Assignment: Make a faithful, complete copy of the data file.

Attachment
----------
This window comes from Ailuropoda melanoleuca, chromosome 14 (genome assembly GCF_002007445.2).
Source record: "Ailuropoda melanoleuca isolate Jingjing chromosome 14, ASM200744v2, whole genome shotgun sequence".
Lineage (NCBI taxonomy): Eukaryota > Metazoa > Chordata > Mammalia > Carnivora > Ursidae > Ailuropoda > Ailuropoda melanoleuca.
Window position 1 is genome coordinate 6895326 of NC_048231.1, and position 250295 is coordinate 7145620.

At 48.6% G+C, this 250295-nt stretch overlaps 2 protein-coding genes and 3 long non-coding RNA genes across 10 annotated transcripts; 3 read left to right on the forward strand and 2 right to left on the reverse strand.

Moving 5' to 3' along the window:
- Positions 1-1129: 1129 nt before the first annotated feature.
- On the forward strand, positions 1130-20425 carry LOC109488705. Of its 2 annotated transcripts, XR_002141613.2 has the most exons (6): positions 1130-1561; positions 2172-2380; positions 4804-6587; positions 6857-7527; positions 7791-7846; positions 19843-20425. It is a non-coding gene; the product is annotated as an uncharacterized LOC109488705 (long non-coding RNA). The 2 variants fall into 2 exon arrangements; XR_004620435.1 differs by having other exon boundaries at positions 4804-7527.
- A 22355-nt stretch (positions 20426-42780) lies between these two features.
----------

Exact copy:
This window comes from Ailuropoda melanoleuca, chromosome 14 (genome assembly GCF_002007445.2).
Source record: "Ailuropoda melanoleuca isolate Jingjing chromosome 14, ASM200744v2, whole genome shotgun sequence".
Lineage (NCBI taxonomy): Eukaryota > Metazoa > Chordata > Mammalia > Carnivora > Ursidae > Ailuropoda > Ailuropoda melanoleuca.
Window position 1 is genome coordinate 6895326 of NC_048231.1, and position 250295 is coordinate 7145620.

At 48.6% G+C, this 250295-nt stretch overlaps 2 protein-coding genes and 3 long non-coding RNA genes across 10 annotated transcripts; 3 read left to right on the forward strand and 2 right to left on the reverse strand.

Moving 5' to 3' along the window:
- Positions 1-1129: 1129 nt before the first annotated feature.
- On the forward strand, positions 1130-20425 carry LOC109488705. Of its 2 annotated transcripts, XR_002141613.2 has the most exons (6): positions 1130-1561; positions 2172-2380; positions 4804-6587; positions 6857-7527; positions 7791-7846; positions 19843-20425. It is a non-coding gene; the product is annotated as an uncharacterized LOC109488705 (long non-coding RNA). The 2 variants fall into 2 exon arrangements; XR_004620435.1 differs by having other exon boundaries at positions 4804-7527.
- A 22355-nt stretch (positions 20426-42780) lies between these two features.